As Israel and the Palestinians get ready for our visit from Secretary of State Powell, it is interesting to look back on the Secretary's visit to Syria and Lebanon last weekend. It seems that in the few weeks since the end of "hostilities" in Iraq, the Americans have been giving young Bashar a lesson (or more exactly, clarifying the main points, since there is a risk that the young man may not understand) in the nature of the Middle East after the fall of Saddam. The list of issues supposidly raised by Powell make even the most moderate Israeli almost giddy: leaving Lebanon, stopping support for the Hizzbullah, closing the offices of the Palestinian terror organizations in Damascus, handing over additional playing cards (er, Iraqis) who have slipped into Syria, not playing a negative role in regard to the Road Map.
At the same time, there has been talk of renewing direct talks between Israel and Syria. This is not a coincidence. It is clear that Bashar is in grave danger of being next on the GWB hit list. The regime life expectency for those on that list is shorter then Michael jordan's post-playing days relationship with the Washington Wizards. The Syrians think (hope) that this will be the fastest way to get the Americans off their backs. They missed opportunities in the 90's during negotiations and maybe the talk of negotiations will stop the talk about terrorism.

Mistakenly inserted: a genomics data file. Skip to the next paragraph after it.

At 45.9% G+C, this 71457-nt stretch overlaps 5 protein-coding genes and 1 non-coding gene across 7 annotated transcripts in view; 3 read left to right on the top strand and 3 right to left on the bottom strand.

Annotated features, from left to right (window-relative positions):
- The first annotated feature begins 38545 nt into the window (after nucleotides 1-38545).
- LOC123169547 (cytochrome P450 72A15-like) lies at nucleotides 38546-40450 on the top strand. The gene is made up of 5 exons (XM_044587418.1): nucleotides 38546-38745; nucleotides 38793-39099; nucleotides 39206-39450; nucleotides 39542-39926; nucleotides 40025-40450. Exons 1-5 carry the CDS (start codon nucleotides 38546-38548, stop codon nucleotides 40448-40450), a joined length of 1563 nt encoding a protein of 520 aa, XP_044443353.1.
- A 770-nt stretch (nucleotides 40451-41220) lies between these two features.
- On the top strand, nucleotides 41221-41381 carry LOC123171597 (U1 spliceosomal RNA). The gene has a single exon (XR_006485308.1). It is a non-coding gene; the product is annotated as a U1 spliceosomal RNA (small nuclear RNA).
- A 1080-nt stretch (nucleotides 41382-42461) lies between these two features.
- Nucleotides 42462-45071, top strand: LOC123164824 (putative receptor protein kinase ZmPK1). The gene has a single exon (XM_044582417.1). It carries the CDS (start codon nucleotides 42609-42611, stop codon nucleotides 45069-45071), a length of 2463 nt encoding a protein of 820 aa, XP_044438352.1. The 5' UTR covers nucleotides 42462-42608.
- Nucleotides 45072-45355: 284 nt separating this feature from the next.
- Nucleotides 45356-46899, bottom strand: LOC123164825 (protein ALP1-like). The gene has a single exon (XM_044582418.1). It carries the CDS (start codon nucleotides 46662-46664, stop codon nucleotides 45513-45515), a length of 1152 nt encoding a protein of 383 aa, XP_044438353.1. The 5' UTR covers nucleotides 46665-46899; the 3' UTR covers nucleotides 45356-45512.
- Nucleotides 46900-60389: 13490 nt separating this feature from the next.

So, class, what do you do? On the one hand, the natural move is to be open to peace talks. On the other hand, Israel has enough problems with the Palestinians and the hope of getting the violence stopped without turning energy in another direction. It seems to me that Israel should be in no rush to reach out to Bashar. We have bigger fish to fry and more pressing issues. The relationship with the Syrians is not unbearable as it is with the Palestinians. The Syrians are not offering anything that we can't refuse. The pressure is on them, there is no reason for us to make it easier for Syria.
Over the years, there have been attempts to play the negotiations off each other (both Barak and Rabin reached out first to Syria) and only moved on to the Palestinians when Assad the elder would not be pliable enough. Perhaps it would be better, this time, to deal seriously with the Palestinians and lower the intensity before we look in other directions.